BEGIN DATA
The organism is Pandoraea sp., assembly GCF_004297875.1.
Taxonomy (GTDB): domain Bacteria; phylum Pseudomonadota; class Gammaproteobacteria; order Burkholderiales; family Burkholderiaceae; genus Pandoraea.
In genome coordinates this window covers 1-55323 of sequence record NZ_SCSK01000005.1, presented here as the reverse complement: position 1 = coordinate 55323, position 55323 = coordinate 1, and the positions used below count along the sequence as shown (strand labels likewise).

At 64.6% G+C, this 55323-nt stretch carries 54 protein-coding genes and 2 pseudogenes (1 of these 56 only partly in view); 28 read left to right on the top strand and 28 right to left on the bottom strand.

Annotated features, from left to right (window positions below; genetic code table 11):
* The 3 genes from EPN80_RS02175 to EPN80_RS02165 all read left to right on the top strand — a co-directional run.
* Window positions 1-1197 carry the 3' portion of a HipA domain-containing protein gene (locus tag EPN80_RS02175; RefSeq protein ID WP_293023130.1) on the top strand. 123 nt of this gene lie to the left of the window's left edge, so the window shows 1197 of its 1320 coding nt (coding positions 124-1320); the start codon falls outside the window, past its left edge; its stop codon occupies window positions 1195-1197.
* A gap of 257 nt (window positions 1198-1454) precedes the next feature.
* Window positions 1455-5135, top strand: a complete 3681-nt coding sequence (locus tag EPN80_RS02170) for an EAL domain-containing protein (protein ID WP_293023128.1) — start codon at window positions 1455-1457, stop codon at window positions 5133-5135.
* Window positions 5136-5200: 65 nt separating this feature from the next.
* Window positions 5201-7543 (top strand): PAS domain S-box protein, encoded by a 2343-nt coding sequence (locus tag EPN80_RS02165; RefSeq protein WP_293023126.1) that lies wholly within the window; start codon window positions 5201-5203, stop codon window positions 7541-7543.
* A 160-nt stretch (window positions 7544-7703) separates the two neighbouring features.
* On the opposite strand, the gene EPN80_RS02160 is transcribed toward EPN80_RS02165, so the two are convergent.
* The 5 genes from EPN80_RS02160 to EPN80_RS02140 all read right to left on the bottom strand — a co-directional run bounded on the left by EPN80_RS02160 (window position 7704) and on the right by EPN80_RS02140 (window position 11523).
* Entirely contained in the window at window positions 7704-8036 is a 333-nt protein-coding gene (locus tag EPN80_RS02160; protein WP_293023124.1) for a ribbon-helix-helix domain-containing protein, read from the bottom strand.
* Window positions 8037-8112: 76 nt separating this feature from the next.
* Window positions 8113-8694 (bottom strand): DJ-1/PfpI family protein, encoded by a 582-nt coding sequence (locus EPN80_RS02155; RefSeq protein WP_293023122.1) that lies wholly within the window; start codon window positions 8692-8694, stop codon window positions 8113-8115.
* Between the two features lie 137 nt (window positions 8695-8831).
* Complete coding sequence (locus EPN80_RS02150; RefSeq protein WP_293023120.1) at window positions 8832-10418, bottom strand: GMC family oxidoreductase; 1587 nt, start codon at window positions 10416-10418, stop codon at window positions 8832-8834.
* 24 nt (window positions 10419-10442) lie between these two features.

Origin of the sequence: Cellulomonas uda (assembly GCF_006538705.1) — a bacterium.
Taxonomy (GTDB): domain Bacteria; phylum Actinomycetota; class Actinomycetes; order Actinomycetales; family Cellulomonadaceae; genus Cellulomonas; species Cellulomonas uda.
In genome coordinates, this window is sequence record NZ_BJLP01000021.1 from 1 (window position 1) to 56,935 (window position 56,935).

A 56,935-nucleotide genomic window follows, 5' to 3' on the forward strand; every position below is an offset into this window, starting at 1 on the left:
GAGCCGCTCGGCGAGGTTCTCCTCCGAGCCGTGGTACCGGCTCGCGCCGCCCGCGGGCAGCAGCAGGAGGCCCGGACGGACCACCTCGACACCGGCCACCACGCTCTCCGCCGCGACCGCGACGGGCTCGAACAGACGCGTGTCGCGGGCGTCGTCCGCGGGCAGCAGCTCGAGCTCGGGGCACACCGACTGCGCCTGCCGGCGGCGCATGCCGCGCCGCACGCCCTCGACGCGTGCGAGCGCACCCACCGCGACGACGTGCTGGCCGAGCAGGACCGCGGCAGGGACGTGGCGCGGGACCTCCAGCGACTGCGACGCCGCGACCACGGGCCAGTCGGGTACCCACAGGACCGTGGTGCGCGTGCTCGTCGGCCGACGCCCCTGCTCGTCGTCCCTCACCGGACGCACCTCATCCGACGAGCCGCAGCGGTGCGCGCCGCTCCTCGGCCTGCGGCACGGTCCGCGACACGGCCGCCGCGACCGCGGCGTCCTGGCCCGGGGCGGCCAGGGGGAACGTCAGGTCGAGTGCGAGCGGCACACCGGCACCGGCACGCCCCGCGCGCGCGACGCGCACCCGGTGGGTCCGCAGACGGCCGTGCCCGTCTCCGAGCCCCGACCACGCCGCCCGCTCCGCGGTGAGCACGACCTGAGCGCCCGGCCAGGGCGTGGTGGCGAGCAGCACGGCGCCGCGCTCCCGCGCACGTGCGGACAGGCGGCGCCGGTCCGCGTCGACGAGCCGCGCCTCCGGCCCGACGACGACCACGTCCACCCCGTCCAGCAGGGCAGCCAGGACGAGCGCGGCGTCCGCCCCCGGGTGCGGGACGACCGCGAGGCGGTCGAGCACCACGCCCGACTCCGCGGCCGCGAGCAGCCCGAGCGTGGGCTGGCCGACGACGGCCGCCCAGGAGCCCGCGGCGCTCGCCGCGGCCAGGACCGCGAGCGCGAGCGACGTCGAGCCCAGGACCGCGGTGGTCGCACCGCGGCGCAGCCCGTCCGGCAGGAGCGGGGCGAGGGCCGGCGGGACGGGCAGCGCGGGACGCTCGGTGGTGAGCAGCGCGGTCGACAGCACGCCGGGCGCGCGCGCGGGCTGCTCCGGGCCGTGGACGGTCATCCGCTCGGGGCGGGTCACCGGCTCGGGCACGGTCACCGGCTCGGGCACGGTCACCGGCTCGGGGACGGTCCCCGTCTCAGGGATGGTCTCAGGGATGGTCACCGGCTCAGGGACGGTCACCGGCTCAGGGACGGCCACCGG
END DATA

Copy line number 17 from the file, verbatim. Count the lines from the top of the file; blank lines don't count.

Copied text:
* Window positions 8113-8694 (bottom strand): DJ-1/PfpI family protein, encoded by a 582-nt coding sequence (locus EPN80_RS02155; RefSeq protein WP_293023122.1) that lies wholly within the window; start codon window positions 8692-8694, stop codon window positions 8113-8115.